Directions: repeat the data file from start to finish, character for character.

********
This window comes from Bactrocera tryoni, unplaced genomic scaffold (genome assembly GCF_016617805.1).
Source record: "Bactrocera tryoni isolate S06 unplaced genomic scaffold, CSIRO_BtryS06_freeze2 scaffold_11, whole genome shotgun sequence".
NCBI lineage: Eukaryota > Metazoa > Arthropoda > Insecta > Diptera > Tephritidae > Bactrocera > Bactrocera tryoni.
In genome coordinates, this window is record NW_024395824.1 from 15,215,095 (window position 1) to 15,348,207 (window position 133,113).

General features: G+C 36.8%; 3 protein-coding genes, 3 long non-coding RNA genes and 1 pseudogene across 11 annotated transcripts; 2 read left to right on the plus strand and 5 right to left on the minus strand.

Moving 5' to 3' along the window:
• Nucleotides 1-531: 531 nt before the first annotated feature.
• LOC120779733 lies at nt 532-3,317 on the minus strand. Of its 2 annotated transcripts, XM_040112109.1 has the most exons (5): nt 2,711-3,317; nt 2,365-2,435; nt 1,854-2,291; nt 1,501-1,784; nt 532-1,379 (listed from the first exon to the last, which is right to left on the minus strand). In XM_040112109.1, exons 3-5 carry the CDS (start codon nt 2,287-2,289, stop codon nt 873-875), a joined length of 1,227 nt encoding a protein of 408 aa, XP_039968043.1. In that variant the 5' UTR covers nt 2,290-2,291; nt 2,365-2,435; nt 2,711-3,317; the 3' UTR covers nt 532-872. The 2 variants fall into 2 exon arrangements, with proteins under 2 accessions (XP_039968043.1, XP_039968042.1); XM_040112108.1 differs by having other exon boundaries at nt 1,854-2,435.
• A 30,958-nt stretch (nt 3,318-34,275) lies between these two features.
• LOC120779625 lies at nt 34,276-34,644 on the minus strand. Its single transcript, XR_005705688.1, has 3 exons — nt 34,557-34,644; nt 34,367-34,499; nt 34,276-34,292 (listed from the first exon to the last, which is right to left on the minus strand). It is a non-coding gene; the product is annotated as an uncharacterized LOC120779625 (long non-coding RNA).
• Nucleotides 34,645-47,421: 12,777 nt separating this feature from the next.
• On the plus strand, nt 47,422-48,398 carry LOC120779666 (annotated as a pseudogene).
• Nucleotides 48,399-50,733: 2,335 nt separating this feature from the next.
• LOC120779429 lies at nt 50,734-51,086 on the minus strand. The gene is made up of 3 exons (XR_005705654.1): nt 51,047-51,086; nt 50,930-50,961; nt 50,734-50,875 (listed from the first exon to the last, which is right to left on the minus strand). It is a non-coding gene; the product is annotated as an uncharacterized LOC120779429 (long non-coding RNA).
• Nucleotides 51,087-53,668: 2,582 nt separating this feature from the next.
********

This window comes from Bactrocera tryoni, unplaced genomic scaffold (genome assembly GCF_016617805.1).
Source record: "Bactrocera tryoni isolate S06 unplaced genomic scaffold, CSIRO_BtryS06_freeze2 scaffold_11, whole genome shotgun sequence".
NCBI lineage: Eukaryota > Metazoa > Arthropoda > Insecta > Diptera > Tephritidae > Bactrocera > Bactrocera tryoni.
In genome coordinates, this window is record NW_024395824.1 from 15,215,095 (window position 1) to 15,348,207 (window position 133,113).

General features: G+C 36.8%; 3 protein-coding genes, 3 long non-coding RNA genes and 1 pseudogene across 11 annotated transcripts; 2 read left to right on the plus strand and 5 right to left on the minus strand.

Moving 5' to 3' along the window:
• Nucleotides 1-531: 531 nt before the first annotated feature.
• LOC120779733 lies at nt 532-3,317 on the minus strand. Of its 2 annotated transcripts, XM_040112109.1 has the most exons (5): nt 2,711-3,317; nt 2,365-2,435; nt 1,854-2,291; nt 1,501-1,784; nt 532-1,379 (listed from the first exon to the last, which is right to left on the minus strand). In XM_040112109.1, exons 3-5 carry the CDS (start codon nt 2,287-2,289, stop codon nt 873-875), a joined length of 1,227 nt encoding a protein of 408 aa, XP_039968043.1. In that variant the 5' UTR covers nt 2,290-2,291; nt 2,365-2,435; nt 2,711-3,317; the 3' UTR covers nt 532-872. The 2 variants fall into 2 exon arrangements, with proteins under 2 accessions (XP_039968043.1, XP_039968042.1); XM_040112108.1 differs by having other exon boundaries at nt 1,854-2,435.
• A 30,958-nt stretch (nt 3,318-34,275) lies between these two features.
• LOC120779625 lies at nt 34,276-34,644 on the minus strand. Its single transcript, XR_005705688.1, has 3 exons — nt 34,557-34,644; nt 34,367-34,499; nt 34,276-34,292 (listed from the first exon to the last, which is right to left on the minus strand). It is a non-coding gene; the product is annotated as an uncharacterized LOC120779625 (long non-coding RNA).
• Nucleotides 34,645-47,421: 12,777 nt separating this feature from the next.
• On the plus strand, nt 47,422-48,398 carry LOC120779666 (annotated as a pseudogene).
• Nucleotides 48,399-50,733: 2,335 nt separating this feature from the next.
• LOC120779429 lies at nt 50,734-51,086 on the minus strand. The gene is made up of 3 exons (XR_005705654.1): nt 51,047-51,086; nt 50,930-50,961; nt 50,734-50,875 (listed from the first exon to the last, which is right to left on the minus strand). It is a non-coding gene; the product is annotated as an uncharacterized LOC120779429 (long non-coding RNA).
• Nucleotides 51,087-53,668: 2,582 nt separating this feature from the next.